WASHINGTON -- Federal Reserve Governor John P. LaWare assured the House Banking Committee on Wednesday that new reporting requirements for fund transfers will not hamper the competitiveness of U.S. banks.
Mr. LaWare said that record-keeping requirements will meet the needs of the government's effort against money laundering while protecting the efficiency and integrity of the payments system.
A provision of the 1992 Housing and Community Development Act instructs the Treasury and Fed to establish such requirements before Jan. 1, 1994.
The American Bankers Association, fearing the reporting of electronic money transfers would unduly increase paperwork, urged the banking committee to extend the effective date for the new regulations, said Sara Redding Wilson, senior corporate counsel of Signet Banking Corp., who testified on behalf of the ABA.
Tries to Reassure Bankers
But Mr. LaWare tried to be reassuring, saying the bankers' needs would be "carefully weighted" against the government's need to curb money laundering.
Critics contend that past reporting requirements have been wasted or unproductive.
Banks already are required under the Bank Secrecy Act to report most cash transactions exceeding $10,000. Banks filed nine million of these currency transaction reports, known as CTRs, to the Internal Revenue Service last year.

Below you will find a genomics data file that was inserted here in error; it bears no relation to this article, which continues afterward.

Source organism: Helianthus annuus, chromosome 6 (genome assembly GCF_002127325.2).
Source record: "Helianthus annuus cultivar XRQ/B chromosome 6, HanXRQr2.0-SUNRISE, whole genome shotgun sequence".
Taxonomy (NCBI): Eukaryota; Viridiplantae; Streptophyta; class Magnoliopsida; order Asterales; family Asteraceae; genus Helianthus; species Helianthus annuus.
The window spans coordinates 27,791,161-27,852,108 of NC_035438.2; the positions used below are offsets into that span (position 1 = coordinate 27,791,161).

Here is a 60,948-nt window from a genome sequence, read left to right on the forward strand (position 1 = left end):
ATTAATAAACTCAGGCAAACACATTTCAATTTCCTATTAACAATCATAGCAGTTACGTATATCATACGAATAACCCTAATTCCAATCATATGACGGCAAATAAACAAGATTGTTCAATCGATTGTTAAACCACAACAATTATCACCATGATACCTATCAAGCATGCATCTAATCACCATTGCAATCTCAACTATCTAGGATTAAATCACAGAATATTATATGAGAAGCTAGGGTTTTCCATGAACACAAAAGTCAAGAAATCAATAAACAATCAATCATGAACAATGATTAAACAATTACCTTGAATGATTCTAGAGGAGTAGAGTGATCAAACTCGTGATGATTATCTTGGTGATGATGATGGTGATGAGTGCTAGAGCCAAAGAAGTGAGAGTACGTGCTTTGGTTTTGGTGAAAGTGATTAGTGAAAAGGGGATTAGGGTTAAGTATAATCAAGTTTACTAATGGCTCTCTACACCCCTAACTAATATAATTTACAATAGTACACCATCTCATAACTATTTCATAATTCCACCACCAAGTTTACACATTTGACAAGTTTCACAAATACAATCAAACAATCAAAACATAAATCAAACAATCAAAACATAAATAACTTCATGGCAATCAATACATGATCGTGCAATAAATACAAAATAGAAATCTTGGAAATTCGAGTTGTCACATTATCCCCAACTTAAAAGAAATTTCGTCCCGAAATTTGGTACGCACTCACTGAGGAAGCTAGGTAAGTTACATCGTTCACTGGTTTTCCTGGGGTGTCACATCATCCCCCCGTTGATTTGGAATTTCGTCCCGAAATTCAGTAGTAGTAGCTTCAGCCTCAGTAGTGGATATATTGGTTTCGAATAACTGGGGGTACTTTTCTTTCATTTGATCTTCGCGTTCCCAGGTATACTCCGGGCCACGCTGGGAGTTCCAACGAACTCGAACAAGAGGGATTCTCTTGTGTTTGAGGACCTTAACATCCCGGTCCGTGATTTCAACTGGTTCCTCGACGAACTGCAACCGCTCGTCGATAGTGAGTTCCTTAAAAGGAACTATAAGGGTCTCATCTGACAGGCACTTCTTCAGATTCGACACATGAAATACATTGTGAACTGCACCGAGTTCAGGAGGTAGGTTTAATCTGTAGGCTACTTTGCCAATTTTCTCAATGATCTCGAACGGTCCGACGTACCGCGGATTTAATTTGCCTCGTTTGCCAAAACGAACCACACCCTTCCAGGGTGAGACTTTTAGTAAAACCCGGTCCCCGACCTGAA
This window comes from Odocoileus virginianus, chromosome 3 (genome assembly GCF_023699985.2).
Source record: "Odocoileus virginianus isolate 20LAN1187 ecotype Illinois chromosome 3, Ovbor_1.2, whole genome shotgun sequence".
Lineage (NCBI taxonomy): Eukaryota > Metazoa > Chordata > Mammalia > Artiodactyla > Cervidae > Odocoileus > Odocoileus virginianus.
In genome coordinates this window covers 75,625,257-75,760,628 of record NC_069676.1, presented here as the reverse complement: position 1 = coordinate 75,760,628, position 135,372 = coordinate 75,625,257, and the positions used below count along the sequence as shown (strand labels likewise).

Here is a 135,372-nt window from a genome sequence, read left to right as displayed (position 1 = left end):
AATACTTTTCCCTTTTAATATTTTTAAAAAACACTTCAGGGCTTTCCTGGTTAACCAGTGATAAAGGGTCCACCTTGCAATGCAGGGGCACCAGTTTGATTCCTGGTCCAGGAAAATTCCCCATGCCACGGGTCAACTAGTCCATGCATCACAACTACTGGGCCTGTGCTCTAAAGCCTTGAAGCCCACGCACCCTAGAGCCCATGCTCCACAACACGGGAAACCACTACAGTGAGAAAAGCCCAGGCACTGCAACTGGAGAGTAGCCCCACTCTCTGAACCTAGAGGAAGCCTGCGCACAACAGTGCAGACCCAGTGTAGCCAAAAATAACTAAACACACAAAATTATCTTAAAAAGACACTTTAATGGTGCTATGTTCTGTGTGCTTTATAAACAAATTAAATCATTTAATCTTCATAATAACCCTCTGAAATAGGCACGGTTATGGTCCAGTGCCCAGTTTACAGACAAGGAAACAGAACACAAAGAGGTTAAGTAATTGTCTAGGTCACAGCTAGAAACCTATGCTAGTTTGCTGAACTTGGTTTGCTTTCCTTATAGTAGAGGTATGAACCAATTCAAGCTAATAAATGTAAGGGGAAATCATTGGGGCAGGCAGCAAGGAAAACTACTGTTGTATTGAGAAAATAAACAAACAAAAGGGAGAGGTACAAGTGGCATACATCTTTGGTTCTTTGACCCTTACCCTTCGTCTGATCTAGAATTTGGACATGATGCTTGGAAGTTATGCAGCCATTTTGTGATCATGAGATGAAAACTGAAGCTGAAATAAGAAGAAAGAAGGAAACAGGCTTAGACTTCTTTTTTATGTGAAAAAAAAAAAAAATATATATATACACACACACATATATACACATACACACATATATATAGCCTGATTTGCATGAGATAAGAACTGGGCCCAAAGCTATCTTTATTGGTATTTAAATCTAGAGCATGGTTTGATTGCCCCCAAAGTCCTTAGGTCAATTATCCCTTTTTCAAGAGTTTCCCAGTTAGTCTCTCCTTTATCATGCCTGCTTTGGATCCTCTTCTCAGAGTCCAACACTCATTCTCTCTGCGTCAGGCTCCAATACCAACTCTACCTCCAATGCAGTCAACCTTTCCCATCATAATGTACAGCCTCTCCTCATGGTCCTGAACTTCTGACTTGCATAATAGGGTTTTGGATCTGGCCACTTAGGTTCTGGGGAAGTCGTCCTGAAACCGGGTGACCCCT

The IRS computer data base had stored about 50 million reports as of April 1993. The General Accounting Office expects that total to hit 92 million in 1996.
"There are far too many CTRs and far too many data," Henry Wray, a GAO official, said at Wednesday's hearing.
The GAO computed that the jumble of government agencies involved in the money-laundering fight made a total of about 2.5 million queries on Bank Secrecy Act data in 1992.
Another GAO official, Michael Eid, said the glut of information could be alleviated if banks were to report only suspicious transactions.
Questions Suggest Answers
Robert B. Serino, deputy chief counsel of the Office of the Comptroller of the Currency, seemed to agree that the current system has shortcomings.
He raised several questions suggesting possible changes:
* Should banks be required to submit CTRs for well-established customers?
* Do less costly alternatives to detect money laundering exist?
* Is the $10,000 reporting threshold appropriate?
Raising the minimum to $25,000 for business "would cut about a third of CTR filings," ABA senior counsel John Byrne said in an interview.
A 1992 ABA survey estimated that banks pay $3 to $15 to file a CTR, depending on whether their systems are automated. The IRS estimated it cost $2 to process eac report in 1992.
Ms. Wilson said her Virginia-based company filed 48,000 CTRs last year, the vast majority being "routine currency transactions by well-established retail businesses, including many Fortune 500 companies. Very rarely do we get a subpoena or a follow-up inquiry concerning any of these low-value reports."
Mr. Reerink writes for the Medill News Service.